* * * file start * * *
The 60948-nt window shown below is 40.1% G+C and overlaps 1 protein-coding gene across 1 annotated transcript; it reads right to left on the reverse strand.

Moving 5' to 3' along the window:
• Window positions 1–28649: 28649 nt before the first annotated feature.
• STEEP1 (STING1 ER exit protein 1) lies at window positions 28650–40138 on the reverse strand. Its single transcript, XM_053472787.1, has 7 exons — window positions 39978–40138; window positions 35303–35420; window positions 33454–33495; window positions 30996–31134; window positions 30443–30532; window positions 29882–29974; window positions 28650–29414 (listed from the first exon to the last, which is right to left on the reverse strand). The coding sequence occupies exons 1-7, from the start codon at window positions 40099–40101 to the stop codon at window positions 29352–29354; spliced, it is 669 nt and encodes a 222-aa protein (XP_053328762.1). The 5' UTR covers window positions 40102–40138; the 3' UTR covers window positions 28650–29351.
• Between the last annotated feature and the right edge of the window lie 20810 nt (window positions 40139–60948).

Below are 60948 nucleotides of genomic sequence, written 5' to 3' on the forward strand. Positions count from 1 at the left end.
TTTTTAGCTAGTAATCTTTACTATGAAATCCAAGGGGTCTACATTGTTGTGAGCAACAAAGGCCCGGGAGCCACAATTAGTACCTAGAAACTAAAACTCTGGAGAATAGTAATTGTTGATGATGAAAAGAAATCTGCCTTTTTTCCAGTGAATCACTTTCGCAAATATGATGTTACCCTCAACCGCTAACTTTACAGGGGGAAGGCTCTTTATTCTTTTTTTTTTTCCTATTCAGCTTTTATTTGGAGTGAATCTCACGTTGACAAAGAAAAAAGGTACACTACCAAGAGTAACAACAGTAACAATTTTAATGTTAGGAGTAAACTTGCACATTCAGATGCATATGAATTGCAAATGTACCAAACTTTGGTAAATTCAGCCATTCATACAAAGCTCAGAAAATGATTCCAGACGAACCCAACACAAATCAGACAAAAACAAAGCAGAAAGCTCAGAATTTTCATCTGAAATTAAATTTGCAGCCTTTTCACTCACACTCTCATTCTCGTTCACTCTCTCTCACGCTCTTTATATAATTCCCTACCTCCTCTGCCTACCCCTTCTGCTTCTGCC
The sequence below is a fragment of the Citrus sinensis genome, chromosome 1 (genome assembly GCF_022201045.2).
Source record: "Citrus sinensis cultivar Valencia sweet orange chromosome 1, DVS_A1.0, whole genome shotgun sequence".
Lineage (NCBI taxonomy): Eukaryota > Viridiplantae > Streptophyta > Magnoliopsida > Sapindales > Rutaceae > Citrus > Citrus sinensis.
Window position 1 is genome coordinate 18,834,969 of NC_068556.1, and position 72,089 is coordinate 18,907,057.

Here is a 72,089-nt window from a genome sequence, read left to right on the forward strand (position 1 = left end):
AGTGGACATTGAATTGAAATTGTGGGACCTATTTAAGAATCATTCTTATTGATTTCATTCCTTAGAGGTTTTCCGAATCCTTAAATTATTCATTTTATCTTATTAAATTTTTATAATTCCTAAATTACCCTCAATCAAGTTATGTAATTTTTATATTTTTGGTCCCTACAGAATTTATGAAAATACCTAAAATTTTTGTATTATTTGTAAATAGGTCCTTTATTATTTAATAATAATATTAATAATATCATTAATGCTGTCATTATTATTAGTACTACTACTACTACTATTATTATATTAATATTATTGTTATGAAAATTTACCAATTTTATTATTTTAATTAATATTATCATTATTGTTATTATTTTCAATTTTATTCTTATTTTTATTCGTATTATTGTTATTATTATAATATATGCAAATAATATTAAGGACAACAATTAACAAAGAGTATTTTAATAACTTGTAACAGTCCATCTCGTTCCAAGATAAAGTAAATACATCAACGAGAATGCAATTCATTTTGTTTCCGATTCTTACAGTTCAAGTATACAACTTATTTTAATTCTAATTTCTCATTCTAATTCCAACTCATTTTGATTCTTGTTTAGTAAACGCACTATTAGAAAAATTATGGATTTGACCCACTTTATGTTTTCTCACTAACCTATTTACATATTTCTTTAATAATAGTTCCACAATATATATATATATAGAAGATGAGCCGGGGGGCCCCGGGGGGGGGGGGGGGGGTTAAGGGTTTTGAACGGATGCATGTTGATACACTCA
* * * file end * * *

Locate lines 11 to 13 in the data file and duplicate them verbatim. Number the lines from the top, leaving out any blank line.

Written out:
Window position 1 is genome coordinate 18,834,969 of NC_068556.1, and position 72,089 is coordinate 18,907,057.

Here is a 72,089-nt window from a genome sequence, read left to right on the forward strand (position 1 = left end):
AGTGGACATTGAATTGAAATTGTGGGACCTATTTAAGAATCATTCTTATTGATTTCATTCCTTAGAGGTTTTCCGAATCCTTAAATTATTCATTTTATCTTATTAAATTTTTATAATTCCTAAATTACCCTCAATCAAGTTATGTAATTTTTATATTTTTGGTCCCTACAGAATTTATGAAAATACCTAAAATTTTTGTATTATTTGTAAATAGGTCCTTTATTATTTAATAATAATATTAATAATATCATTAATGCTGTCATTATTATTAGTACTACTACTACTACTATTATTATATTAATATTATTGTTATGAAAATTTACCAATTTTATTATTTTAATTAATATTATCATTATTGTTATTATTTTCAATTTTATTCTTATTTTTATTCGTATTATTGTTATTATTATAATATATGCAAATAATATTAAGGACAACAATTAACAAAGAGTATTTTAATAACTTGTAACAGTCCATCTCGTTCCAAGATAAAGTAAATACATCAACGAGAATGCAATTCATTTTGTTTCCGATTCTTACAGTTCAAGTATACAACTTATTTTAATTCTAATTTCTCATTCTAATTCCAACTCATTTTGATTCTTGTTTAGTAAACGCACTATTAGAAAAATTATGGATTTGACCCACTTTATGTTTTCTCACTAACCTATTTACATATTTCTTTAATAATAGTTCCACAATATATATATATATAGAAGATGAGCCGGGGGGCCCCGGGGGGGGGGGGGGGGGTTAAGGGTTTTGAACGGATGCATGTTGATACACTCA